In linear algebra, the singular value decomposition (SVD) is a factorization of a real or complex matrix. If you want to ask the physical meaning of the singular value, then we must consider the actual application of SVD.

Before we start, let’s review the SVD in two single slides, these slides only contain the most important parts that we care about, for further research, readers are suggested to find a math book!

First of all, let’s welcome the First Lady of image processing Lenna. Probably she is the most famous image (sorry, I mean woman 😛 ) in geeks’ world. As we all know, an image is actually a matrix. The size of the matrix is the pixel number. For example, this Lenna image is a 512×512 matrix. Let‘s denote this matrix as A.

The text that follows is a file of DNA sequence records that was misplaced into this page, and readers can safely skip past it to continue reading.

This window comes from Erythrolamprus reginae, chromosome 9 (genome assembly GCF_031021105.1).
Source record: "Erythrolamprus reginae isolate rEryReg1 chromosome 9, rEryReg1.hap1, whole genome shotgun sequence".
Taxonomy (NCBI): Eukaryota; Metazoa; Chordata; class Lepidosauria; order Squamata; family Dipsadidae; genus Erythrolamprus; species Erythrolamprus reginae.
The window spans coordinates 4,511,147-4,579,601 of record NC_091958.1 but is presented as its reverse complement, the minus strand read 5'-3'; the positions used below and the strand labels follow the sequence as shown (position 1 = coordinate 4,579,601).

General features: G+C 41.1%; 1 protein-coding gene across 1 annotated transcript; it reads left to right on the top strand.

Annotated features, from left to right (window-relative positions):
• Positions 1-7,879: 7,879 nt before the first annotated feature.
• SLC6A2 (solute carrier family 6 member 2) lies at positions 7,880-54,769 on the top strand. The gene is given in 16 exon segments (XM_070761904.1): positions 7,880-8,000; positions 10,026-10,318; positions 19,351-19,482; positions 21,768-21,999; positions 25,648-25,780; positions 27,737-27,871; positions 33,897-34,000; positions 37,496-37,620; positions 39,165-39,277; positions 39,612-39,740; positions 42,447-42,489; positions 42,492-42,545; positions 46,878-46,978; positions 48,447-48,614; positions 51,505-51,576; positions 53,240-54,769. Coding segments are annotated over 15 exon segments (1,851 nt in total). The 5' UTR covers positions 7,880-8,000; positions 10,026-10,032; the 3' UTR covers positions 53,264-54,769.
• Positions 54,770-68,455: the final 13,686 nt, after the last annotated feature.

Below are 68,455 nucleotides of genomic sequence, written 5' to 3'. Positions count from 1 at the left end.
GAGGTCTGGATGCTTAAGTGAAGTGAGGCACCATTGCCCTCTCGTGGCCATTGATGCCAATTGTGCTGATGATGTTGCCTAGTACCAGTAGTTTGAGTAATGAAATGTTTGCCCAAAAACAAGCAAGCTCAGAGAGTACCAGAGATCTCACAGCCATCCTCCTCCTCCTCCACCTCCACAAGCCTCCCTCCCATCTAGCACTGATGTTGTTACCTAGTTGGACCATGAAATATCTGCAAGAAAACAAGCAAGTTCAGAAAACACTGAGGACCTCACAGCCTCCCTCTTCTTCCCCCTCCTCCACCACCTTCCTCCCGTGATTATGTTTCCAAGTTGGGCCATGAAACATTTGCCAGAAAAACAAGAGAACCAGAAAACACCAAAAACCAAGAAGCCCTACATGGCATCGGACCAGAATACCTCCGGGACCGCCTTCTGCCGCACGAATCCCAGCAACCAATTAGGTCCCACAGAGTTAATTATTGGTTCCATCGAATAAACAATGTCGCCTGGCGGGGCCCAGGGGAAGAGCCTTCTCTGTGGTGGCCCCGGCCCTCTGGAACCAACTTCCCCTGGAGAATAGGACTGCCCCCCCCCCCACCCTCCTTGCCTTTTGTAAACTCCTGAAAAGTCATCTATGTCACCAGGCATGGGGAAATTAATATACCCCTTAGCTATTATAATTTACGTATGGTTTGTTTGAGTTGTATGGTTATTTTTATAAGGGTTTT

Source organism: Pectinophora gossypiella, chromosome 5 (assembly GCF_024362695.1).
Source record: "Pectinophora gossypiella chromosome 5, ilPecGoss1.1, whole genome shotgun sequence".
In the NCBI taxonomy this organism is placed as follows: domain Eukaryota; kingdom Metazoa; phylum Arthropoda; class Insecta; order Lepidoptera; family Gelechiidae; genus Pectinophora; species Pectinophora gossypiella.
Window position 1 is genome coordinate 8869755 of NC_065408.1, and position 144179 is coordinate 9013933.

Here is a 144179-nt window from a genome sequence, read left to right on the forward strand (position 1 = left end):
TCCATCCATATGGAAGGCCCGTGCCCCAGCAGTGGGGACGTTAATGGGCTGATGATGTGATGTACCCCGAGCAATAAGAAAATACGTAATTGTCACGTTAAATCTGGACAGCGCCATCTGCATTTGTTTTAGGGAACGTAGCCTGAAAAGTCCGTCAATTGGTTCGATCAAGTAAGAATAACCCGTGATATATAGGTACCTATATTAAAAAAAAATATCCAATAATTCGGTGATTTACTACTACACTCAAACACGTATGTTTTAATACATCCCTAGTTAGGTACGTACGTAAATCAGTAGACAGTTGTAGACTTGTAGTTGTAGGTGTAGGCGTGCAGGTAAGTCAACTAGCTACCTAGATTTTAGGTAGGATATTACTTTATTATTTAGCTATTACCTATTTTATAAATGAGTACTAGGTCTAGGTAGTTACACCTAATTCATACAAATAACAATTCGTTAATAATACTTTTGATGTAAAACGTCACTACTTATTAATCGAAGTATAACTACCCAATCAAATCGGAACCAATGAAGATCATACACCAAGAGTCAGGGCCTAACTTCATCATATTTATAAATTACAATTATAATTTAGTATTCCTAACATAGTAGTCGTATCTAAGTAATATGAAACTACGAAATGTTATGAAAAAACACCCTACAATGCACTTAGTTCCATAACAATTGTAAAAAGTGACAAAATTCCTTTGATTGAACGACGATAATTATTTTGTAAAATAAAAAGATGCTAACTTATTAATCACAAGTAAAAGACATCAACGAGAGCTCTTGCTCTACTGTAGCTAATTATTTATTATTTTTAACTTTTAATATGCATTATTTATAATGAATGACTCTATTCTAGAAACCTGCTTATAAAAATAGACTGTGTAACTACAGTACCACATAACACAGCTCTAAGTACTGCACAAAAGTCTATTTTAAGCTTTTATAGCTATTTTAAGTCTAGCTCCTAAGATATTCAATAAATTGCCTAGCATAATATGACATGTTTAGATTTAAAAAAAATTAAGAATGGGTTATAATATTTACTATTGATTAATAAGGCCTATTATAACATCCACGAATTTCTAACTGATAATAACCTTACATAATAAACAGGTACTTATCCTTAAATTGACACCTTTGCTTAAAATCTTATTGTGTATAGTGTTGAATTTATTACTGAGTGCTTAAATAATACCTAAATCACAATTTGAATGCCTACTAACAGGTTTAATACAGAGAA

Just like what we have learned from the slides, let’s see what the A1, A2, A200 and A512 look like and compare the results. For convenience, Ｉtransfer the RGB image into Grayscale image for calculation.

It is not hard to see that on the right side, with higher r value, the reconstructed image becomes much clearer. It feels like we gradually turn on the resolution of the screen.

Meanwhile, at the bottom of each image, I estimate the storage of each image, it reveals another function of SVD, compressing the image. As we see, A200 is almost the same with A, but cost less saving space.

In Data Mining and Machine Learning, SVD is also used to perform dimensionality reduction. You could find more useful information in the following links.

The Code could be found on GitHub (:P Viewer discretion is advised :P).

Digital Scientist & Advisory: Translating the modern machine learning, deep learning, and computer vision techniques into engineering and bringing ideas to life to design a better future.
View all posts by Caihao (Chris) Cui